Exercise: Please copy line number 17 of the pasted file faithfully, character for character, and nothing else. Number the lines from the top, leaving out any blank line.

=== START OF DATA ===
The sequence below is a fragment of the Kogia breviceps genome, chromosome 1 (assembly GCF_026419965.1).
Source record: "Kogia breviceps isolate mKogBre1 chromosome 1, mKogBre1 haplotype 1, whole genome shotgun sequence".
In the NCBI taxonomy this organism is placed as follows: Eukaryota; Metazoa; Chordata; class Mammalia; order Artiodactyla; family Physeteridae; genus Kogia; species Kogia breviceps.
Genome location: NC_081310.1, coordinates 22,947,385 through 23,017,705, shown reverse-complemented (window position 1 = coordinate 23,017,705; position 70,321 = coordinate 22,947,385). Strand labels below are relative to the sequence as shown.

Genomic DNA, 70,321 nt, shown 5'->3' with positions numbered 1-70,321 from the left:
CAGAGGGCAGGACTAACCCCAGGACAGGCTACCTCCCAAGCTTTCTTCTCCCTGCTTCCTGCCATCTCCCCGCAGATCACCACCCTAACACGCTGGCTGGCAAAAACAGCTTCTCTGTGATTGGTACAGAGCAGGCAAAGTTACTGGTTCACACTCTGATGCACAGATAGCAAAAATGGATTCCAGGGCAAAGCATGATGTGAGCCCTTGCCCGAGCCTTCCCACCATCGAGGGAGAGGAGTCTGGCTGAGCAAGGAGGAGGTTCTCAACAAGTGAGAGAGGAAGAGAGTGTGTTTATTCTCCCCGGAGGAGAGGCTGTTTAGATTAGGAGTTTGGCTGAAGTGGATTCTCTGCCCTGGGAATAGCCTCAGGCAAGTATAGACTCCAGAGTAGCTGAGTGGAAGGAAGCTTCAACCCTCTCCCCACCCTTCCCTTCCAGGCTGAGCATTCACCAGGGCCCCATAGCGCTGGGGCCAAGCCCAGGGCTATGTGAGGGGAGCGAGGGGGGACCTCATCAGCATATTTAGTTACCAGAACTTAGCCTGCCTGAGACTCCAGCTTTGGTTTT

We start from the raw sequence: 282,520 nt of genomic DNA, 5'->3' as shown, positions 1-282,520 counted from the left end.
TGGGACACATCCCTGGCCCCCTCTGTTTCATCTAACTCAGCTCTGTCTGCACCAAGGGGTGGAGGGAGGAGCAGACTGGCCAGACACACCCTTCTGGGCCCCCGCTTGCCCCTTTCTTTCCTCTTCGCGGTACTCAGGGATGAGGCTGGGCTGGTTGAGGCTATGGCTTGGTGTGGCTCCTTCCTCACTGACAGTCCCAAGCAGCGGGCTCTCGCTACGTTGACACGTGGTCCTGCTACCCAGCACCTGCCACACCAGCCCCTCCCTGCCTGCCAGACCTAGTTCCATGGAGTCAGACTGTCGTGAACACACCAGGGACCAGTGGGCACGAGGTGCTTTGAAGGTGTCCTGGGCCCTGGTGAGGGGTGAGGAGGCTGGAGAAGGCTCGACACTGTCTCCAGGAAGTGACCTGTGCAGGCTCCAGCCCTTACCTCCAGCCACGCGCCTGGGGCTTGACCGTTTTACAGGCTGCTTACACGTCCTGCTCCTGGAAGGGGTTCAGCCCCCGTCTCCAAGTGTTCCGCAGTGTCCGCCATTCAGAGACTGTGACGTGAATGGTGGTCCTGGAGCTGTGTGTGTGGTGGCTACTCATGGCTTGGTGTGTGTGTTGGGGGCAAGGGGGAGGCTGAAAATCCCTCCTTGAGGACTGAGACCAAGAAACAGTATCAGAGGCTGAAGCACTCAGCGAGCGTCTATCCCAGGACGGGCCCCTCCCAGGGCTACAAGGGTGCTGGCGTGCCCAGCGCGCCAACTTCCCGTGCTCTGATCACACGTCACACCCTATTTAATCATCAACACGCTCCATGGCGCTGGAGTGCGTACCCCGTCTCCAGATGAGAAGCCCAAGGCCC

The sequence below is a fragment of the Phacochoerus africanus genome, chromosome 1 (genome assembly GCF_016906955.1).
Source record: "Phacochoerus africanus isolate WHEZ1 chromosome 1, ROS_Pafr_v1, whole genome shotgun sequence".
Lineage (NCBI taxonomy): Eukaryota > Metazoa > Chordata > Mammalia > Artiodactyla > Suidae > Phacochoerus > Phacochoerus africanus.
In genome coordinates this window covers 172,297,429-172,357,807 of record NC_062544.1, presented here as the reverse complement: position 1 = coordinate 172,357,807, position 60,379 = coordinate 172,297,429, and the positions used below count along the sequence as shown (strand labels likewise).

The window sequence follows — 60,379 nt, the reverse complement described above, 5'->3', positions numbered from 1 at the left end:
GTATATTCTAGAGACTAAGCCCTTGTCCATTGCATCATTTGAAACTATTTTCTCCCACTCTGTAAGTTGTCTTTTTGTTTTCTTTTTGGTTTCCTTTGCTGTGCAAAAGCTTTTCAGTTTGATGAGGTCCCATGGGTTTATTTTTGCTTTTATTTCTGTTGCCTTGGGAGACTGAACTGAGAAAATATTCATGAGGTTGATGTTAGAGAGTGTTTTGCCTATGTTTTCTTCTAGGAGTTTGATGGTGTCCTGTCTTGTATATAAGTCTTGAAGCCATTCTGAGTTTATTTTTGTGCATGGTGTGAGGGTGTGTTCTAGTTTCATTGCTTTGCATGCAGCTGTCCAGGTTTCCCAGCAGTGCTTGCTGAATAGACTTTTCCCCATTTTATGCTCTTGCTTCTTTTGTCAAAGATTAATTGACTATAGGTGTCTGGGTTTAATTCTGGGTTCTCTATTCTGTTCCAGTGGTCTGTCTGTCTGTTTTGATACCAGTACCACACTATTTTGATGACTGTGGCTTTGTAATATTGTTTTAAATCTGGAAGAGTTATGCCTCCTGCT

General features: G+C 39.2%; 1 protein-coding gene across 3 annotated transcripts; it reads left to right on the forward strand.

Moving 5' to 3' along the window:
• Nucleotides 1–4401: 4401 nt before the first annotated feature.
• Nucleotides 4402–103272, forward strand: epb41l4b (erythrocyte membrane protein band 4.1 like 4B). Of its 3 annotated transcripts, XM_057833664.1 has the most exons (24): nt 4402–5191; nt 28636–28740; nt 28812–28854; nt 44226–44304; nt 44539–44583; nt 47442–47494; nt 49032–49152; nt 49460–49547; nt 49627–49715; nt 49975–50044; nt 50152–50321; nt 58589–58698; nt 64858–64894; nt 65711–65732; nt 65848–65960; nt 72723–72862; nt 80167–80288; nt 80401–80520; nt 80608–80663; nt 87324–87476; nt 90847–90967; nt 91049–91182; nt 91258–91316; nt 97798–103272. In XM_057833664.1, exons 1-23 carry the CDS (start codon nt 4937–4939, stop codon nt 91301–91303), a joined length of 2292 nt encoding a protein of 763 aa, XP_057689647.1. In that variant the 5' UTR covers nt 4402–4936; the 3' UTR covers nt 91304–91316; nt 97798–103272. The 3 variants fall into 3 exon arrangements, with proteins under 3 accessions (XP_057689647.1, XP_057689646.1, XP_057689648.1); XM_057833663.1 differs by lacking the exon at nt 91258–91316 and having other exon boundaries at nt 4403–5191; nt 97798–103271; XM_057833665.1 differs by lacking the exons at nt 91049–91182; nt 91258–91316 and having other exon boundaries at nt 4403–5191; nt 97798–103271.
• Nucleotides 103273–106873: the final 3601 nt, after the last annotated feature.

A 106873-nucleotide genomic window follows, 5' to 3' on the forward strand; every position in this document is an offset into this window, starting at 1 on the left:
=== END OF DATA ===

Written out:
• Nucleotides 1–4401: 4401 nt before the first annotated feature.